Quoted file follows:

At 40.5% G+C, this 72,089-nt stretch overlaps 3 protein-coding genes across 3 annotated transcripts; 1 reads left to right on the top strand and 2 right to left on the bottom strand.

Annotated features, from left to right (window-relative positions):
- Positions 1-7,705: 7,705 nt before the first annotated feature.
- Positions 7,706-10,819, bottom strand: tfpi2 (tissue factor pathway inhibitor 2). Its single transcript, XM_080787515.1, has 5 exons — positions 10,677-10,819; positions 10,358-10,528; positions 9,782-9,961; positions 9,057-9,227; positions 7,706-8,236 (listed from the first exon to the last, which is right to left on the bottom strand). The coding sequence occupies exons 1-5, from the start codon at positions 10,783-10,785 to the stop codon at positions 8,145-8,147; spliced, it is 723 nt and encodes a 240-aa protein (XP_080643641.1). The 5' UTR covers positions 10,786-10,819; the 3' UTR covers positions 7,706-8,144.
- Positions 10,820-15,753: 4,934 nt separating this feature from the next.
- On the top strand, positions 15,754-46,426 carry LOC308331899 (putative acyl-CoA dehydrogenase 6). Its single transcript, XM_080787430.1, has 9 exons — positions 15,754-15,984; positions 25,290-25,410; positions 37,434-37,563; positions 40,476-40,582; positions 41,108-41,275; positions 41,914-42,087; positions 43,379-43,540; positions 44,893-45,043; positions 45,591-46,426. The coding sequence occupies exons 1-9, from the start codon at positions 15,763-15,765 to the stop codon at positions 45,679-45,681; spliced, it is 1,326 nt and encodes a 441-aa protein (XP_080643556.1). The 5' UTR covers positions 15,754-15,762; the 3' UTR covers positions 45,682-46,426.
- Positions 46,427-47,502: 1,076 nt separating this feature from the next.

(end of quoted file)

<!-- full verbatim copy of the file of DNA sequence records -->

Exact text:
At 40.5% G+C, this 72,089-nt stretch overlaps 3 protein-coding genes across 3 annotated transcripts; 1 reads left to right on the top strand and 2 right to left on the bottom strand.

Annotated features, from left to right (window-relative positions):
- Positions 1-7,705: 7,705 nt before the first annotated feature.
- Positions 7,706-10,819, bottom strand: tfpi2 (tissue factor pathway inhibitor 2). Its single transcript, XM_080787515.1, has 5 exons — positions 10,677-10,819; positions 10,358-10,528; positions 9,782-9,961; positions 9,057-9,227; positions 7,706-8,236 (listed from the first exon to the last, which is right to left on the bottom strand). The coding sequence occupies exons 1-5, from the start codon at positions 10,783-10,785 to the stop codon at positions 8,145-8,147; spliced, it is 723 nt and encodes a 240-aa protein (XP_080643641.1). The 5' UTR covers positions 10,786-10,819; the 3' UTR covers positions 7,706-8,144.
- Positions 10,820-15,753: 4,934 nt separating this feature from the next.
- On the top strand, positions 15,754-46,426 carry LOC308331899 (putative acyl-CoA dehydrogenase 6). Its single transcript, XM_080787430.1, has 9 exons — positions 15,754-15,984; positions 25,290-25,410; positions 37,434-37,563; positions 40,476-40,582; positions 41,108-41,275; positions 41,914-42,087; positions 43,379-43,540; positions 44,893-45,043; positions 45,591-46,426. The coding sequence occupies exons 1-9, from the start codon at positions 15,763-15,765 to the stop codon at positions 45,679-45,681; spliced, it is 1,326 nt and encodes a 441-aa protein (XP_080643556.1). The 5' UTR covers positions 15,754-15,762; the 3' UTR covers positions 45,682-46,426.
- Positions 46,427-47,502: 1,076 nt separating this feature from the next.